What we will need, and what we won't
Expertise in data exploration and visualization tools, programming/developer skills, an understanding of statistics, and high-level database design skills will remain important, regardless of whether the data scientist role remains in vogue.  Equally important will be a deep understanding of the business, and the data sources that measure its activity and outcomes.

The term "data scientist" will subside and may well sound dated five years from now.  The skills will become more commonplace and commoditized.  When that happens, the real boom will begin, because the technology will become widely adopted and thus more useful.  But for the relatively small club of people clinging to a data scientist identity and pay scale, it may seem like a bust.

Summing up
Big Data technology is powerful, and it keeps getting better. But the technology does, right now, require niche specialists to derive the greatest business value from it. These specialists have to be renaissance people – possessing a combination of technology, mathematics and business skills, and knowledge. It's not clear that being so clever and versatile makes these specialists into "scientists," but it does make them rarefied.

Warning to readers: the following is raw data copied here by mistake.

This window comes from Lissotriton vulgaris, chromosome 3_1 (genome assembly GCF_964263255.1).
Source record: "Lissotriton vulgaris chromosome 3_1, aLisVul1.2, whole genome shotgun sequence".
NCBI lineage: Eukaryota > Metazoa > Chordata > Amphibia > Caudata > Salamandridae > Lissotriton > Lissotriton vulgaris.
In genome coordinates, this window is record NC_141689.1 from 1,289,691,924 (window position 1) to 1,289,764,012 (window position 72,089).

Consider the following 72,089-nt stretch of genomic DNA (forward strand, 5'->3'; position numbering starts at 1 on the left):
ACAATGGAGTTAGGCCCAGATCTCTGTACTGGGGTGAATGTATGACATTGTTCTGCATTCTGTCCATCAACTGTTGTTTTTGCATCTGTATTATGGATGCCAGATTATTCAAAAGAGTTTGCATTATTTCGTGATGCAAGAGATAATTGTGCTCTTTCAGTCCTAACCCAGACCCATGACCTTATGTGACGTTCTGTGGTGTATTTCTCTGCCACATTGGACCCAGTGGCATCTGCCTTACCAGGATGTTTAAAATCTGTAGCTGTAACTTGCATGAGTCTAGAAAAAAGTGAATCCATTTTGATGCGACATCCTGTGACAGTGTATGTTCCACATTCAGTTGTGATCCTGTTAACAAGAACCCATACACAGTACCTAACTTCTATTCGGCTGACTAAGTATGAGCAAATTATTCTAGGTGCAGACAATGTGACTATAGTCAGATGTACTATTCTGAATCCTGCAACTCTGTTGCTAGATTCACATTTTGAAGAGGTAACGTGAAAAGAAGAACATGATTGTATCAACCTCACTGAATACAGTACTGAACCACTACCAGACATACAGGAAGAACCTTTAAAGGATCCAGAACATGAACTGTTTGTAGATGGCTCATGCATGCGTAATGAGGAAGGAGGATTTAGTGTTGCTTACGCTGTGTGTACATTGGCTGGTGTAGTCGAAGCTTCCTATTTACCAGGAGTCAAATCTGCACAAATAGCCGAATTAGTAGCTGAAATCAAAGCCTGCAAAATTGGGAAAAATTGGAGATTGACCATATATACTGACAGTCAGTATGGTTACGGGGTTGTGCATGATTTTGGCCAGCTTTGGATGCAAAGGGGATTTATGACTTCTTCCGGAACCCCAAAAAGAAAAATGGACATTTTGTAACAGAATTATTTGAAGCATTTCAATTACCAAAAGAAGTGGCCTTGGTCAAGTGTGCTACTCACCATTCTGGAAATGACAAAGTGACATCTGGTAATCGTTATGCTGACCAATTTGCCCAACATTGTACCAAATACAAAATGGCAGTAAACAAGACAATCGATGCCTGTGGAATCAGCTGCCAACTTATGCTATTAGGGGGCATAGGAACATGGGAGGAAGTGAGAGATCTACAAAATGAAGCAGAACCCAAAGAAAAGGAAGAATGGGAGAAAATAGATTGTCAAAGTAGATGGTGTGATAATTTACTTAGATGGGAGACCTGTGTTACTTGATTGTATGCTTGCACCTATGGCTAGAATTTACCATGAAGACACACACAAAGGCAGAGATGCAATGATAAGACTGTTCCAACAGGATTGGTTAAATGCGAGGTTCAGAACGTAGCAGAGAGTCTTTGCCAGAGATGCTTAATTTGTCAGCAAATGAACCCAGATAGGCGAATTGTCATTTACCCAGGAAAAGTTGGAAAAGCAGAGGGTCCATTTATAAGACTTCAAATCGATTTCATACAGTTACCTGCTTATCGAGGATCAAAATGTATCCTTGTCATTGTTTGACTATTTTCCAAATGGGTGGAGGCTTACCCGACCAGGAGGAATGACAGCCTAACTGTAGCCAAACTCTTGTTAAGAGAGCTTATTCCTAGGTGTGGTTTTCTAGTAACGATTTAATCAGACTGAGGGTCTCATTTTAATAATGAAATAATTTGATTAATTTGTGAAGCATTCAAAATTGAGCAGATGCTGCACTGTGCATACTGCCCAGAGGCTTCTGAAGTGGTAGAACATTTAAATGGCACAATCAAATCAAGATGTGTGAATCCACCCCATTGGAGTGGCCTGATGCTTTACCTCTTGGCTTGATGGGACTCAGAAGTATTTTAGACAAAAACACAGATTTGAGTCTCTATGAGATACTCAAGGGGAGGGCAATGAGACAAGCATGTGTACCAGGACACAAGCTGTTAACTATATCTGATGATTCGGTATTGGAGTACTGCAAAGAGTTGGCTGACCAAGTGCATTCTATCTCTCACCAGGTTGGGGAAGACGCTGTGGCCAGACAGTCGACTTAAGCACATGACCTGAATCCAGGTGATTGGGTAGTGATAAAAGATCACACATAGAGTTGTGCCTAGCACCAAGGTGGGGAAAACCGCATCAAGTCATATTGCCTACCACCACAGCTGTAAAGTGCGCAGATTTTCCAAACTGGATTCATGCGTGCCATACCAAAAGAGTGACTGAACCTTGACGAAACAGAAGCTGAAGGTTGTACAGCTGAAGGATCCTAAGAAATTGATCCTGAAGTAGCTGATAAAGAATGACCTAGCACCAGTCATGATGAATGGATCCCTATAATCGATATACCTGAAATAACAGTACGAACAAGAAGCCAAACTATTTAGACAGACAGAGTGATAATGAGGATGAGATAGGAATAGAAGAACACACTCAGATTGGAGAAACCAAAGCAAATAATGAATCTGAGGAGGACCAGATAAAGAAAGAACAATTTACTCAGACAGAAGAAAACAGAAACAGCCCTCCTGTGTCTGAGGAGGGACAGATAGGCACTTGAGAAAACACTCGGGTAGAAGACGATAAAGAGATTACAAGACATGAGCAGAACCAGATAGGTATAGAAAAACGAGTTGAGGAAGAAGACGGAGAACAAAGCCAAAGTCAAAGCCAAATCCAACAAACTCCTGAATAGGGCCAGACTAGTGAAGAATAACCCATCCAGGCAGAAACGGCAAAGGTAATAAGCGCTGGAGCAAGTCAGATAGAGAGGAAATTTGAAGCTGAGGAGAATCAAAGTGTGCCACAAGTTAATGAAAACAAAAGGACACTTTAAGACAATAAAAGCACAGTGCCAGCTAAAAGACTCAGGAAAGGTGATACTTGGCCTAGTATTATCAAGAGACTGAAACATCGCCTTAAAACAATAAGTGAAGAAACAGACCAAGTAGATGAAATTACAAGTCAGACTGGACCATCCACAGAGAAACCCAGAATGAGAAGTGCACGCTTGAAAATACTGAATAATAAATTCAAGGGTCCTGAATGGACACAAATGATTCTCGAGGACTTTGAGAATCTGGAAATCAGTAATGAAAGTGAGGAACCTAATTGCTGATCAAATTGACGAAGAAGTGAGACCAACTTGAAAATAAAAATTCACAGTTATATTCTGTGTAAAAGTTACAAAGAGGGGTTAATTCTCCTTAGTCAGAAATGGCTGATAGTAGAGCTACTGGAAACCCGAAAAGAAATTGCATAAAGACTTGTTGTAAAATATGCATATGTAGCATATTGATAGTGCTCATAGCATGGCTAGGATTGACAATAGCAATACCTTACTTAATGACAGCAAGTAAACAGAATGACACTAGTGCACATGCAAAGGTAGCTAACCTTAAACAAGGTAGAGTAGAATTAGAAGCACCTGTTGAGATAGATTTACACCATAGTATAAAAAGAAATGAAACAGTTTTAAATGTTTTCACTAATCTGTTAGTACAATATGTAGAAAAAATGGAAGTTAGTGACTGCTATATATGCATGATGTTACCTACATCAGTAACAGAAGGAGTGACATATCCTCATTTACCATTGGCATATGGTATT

Nonetheless, for Big Data and analytics implementations to grow and become truly mainstream, having such diverse skill set requirements for them is not a sustainable situation. Market need is going to drive evolution in the technology such that the barrier to entry will not be nearly so high as it is now. If for some reason that didn't happen, then adept use of Big Data would continue to be an option open only to a relatively small group of customers.

The solution to our problem isn't legions of new data scientists. Instead, we need self-service tools that empower smart and tenacious business people to perform Big Data analysis themselves. The specialists will still have an important role, but they won't be the linchpin to scaling Big Data across industries.

Topic: Big Data

Andrew Brust

About Andrew Brust

Andrew J. Brust has worked in the software industry for 25 years as a developer, consultant, entrepreneur and CTO, specializing in application development, databases and business intelligence technology.

Kick off your day with ZDNet's daily email newsletter. It's the freshest tech news and opinion, served hot. Get it.


Log in or register to join the discussion
  • what Data Scientists really do is uncover, connect, and automate